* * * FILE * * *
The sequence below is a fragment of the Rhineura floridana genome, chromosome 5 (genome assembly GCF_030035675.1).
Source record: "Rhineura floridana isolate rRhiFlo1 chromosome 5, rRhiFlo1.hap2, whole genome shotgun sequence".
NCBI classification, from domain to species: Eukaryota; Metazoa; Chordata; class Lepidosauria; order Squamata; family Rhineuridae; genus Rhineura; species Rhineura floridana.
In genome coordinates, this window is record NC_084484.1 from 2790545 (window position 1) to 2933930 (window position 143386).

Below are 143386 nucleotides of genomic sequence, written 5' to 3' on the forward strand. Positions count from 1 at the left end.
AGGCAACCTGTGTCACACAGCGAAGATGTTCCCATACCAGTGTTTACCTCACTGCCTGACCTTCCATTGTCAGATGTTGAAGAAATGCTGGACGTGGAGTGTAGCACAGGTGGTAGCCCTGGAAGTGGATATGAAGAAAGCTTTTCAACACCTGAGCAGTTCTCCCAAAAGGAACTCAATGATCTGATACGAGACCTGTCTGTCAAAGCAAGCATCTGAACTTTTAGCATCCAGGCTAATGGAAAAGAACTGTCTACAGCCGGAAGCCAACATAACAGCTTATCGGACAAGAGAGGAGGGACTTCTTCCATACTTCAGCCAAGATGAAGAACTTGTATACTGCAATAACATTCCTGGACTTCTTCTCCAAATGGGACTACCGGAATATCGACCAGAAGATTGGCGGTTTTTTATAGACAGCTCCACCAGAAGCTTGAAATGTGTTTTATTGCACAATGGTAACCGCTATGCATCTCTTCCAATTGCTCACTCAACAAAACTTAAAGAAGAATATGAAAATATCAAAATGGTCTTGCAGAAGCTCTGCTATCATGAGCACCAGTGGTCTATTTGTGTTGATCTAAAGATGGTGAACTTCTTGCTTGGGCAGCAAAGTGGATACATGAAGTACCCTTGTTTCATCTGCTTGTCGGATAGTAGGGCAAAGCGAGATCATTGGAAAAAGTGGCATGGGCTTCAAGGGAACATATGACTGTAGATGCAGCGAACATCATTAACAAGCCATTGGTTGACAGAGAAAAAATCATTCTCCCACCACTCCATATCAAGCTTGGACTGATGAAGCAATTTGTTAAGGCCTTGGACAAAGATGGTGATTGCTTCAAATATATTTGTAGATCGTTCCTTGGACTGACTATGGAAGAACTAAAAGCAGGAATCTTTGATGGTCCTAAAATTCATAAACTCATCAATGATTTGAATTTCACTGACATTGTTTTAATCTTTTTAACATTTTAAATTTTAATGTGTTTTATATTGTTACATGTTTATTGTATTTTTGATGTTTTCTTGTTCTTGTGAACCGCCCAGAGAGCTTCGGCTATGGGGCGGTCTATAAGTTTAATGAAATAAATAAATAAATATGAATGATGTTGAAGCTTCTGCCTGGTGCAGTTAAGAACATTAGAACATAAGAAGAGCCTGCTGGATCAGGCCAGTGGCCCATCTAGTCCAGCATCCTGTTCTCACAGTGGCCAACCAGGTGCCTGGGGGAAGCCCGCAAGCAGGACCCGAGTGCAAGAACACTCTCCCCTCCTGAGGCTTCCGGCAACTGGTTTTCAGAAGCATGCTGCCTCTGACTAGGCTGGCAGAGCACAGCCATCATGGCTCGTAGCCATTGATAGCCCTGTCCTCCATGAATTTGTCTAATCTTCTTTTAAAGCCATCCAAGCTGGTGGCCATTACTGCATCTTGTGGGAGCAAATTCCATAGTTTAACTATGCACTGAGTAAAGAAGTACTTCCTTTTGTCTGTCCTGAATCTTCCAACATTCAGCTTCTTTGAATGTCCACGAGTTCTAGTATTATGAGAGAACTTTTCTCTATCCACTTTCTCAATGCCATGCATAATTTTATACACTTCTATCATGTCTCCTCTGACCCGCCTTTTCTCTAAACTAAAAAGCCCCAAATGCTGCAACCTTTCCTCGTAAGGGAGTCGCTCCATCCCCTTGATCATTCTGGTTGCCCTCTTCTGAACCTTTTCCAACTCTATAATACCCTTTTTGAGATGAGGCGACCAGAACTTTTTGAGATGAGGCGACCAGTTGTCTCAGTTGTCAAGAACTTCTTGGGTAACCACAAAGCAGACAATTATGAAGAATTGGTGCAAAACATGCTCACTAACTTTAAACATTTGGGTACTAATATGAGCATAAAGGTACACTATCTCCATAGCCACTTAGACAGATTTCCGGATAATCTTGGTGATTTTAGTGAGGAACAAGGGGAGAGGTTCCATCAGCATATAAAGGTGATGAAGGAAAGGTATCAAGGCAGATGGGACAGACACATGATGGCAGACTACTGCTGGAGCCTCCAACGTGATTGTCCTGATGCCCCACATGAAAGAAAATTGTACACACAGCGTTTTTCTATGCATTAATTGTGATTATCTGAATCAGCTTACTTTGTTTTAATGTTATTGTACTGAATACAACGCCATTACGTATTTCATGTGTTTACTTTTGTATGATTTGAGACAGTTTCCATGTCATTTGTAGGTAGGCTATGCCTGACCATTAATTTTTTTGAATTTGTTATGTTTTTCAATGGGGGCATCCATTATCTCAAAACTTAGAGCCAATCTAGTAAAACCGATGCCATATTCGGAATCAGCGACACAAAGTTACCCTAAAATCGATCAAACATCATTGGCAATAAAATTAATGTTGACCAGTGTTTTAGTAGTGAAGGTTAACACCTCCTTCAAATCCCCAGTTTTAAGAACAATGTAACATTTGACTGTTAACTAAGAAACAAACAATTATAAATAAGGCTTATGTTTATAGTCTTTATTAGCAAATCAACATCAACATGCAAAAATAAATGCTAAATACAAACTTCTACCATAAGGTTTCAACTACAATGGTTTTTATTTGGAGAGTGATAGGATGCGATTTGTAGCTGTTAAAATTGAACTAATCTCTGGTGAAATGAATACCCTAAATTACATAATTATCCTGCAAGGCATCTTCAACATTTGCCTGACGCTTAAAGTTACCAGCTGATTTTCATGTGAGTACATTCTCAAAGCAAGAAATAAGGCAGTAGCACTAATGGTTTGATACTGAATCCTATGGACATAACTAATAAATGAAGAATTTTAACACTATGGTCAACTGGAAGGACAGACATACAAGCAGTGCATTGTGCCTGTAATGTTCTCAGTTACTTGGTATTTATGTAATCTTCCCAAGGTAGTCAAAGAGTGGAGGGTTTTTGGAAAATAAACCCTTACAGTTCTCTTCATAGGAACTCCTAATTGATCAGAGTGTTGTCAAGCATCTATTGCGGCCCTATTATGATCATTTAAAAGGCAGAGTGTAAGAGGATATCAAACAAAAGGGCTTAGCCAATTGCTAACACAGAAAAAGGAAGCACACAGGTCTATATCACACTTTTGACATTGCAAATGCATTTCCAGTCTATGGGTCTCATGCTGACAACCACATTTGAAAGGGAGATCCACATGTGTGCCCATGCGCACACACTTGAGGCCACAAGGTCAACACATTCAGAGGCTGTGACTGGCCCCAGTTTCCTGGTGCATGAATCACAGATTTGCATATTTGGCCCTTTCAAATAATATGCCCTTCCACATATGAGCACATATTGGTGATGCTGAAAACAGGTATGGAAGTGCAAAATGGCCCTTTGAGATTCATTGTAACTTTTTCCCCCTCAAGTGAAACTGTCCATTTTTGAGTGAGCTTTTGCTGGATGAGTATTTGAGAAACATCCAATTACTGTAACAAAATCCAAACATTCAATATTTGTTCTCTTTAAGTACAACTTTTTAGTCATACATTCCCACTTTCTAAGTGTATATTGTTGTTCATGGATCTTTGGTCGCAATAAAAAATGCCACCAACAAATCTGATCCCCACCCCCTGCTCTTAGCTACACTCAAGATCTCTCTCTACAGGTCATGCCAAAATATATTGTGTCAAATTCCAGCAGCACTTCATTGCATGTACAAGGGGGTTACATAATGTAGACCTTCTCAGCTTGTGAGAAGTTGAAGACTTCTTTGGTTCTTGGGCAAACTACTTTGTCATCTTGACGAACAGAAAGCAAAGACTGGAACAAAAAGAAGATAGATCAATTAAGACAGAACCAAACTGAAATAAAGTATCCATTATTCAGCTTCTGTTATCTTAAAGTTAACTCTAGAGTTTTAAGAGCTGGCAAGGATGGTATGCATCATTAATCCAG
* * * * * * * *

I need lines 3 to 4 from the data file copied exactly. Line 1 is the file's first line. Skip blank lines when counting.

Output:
NCBI classification, from domain to species: Eukaryota; Metazoa; Chordata; class Lepidosauria; order Squamata; family Rhineuridae; genus Rhineura; species Rhineura floridana.
In genome coordinates, this window is record NC_084484.1 from 2790545 (window position 1) to 2933930 (window position 143386).